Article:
Did you know both Playstation 2 models have a Playstation Logo near the disc tray that can be rotated so it looks better when standing vertically?
Are you jealous of your fellow Nintendo buddy playing Super Smash Bros with 3 of his mates? Well, the multitap is the the solution! The multitap basically allows the PS2 to expand the number of controller ports to four (five, including the Player 2 Port). This allowed games like Bomberman to be played with 3-5 people. Oh, so it’s not enough to have 5 controller ports? No, its not! You can add another multitap in conjuction with the first multitap, creating more fun and competitive multiplayer in the living room. It has a nice design, pretty much like the PS2 itself. $10 should be more than enough to grab yourself some multiplayer fun!
PS2 Vertical Stand:
Ever wondered how a Phat PS2 would look vertically? Sony had released a vertical stand for the Playstation 2 which looked really nice. It had a sleek blue plain design blending in with the blue ‘PS2′ text, making the beast of a console sexier than ever!
This device allowed the PS2 Phat to have internet access and an internal hard drive to play games such as Final Fantasy XI to be played as they aren’t playable without a hard drive thus making some games unplayable on the PS2 Slim. The modding community for the PS2 is big and there is a lot of things you can do with the adapter such as playing games and launching apps/homebrew and emulators.
Shadow of the Colossus $10 – $15
Gran Turismo 3/4 $4 – $15
Kingdom Hearts $4 – $15
Final Fantasy X/XII $15 – $20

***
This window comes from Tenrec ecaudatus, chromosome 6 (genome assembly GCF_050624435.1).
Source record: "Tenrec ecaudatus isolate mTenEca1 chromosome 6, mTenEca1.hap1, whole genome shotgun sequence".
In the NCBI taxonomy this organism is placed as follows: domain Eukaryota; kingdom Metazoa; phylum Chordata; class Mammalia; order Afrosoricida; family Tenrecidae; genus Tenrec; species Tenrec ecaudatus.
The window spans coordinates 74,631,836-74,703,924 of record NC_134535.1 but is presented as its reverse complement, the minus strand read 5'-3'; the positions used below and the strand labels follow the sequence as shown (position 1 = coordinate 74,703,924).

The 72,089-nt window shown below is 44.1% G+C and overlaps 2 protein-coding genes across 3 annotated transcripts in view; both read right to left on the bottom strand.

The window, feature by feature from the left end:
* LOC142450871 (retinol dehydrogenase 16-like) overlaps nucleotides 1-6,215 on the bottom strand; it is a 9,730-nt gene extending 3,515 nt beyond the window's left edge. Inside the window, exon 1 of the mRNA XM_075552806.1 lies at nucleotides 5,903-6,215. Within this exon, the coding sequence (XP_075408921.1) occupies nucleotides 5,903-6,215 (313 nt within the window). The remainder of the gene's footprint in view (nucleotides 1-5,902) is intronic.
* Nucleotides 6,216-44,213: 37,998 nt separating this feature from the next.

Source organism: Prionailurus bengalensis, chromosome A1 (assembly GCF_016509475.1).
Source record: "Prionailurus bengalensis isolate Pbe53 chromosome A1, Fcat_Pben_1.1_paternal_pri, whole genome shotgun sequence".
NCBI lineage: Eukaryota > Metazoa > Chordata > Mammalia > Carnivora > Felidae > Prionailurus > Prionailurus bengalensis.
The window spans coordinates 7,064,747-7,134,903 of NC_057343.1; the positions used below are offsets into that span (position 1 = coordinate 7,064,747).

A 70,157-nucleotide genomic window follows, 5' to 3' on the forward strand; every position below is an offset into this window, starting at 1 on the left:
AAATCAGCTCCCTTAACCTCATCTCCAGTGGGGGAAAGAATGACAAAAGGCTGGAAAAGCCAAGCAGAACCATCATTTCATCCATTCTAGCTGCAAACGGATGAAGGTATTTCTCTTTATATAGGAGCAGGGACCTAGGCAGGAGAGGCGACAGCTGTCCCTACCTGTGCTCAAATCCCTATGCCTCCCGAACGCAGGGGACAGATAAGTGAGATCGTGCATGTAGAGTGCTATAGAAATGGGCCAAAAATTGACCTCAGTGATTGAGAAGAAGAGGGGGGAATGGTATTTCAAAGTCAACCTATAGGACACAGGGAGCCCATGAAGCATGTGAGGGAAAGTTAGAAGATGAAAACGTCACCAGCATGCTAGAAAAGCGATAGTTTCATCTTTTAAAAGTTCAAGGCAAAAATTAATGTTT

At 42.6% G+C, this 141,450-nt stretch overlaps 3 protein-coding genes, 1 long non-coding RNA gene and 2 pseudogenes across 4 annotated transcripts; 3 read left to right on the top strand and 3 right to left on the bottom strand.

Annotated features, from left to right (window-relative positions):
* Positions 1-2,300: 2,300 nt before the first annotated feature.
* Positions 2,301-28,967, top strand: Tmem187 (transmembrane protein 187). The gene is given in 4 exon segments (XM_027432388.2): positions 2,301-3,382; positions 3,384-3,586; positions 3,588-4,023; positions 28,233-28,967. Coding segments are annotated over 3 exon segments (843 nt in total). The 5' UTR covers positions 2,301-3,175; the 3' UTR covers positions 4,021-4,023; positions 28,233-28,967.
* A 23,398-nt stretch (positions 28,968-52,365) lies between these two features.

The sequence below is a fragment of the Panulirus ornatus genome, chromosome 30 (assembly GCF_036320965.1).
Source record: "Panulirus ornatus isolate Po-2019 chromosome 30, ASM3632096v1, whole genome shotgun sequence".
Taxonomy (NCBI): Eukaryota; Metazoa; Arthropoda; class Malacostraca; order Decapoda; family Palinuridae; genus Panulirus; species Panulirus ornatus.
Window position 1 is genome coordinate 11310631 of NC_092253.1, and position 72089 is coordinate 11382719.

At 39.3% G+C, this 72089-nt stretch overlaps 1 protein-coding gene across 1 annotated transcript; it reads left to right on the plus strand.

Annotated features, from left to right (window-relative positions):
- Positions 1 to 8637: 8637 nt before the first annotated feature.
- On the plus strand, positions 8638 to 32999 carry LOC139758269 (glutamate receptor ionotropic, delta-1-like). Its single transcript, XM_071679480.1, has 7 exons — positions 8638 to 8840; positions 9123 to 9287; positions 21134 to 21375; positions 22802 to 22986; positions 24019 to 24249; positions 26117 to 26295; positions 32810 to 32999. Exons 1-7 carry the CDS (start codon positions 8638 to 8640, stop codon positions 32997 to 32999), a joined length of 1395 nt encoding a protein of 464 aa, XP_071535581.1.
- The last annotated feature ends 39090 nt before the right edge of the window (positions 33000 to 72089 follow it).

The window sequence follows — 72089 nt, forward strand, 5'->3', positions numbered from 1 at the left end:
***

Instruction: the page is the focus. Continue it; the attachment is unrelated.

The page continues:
Okami $20 – $35
If you want a PS2, go fetch yourself a slim one because the laser tends to last longer, and it’s much more compact. Try find a non-scratched one and make sure the buttons are nice and ‘clicky’ not loose.
If you are getting a PS2, try get one with all the cables. The power cable shouldn’t be a problem but the video cable is something you want to take notice of. I recommend avoiding RF cables completely and you will most probably get composite cable (Yellow/Red/White cable) which is better than RF, but still not by far the best. You might also got a SCART Cable/SCART RGB Cable in the PAL regions and S-Video in the US which is superior to the composite cables. The best cable is the Component AV Cable as it displays 720p/108i resolutions and supports progressive scan. So you should be fine with SCART/RGB SCART/S-Video but with the component cable the games look much better! Don’t consider RF cable and Composite especially if you are connected to an High Definition TV.
Memory cards, are very cheap and most of the accesories are pretty cheap so if you get a memory card and a controller prior to the PS2 and it’s cables, you are more than fine. You might want to get some more memory cards for game saves. Used controllers are cheap but I would recommend getting a new one for around $20. Avoid third party controllers especially the wireless ones, the only one which is decent is the Logitech Wireless PS2 controller but I would still avoid them personally.
PS2 is certainly worth owning, and is my favorite console currently as it plays PS1 games and PS2 games. This makes it easier for you to collect games for both systems and not only that, its games aren’t insanely expensive. A huge library of various games, and if you include the PS1′s library, even more… This system is very common, cheap to find and I’m sure you will not be disappointed with the PS2. A must have in any gamers collection.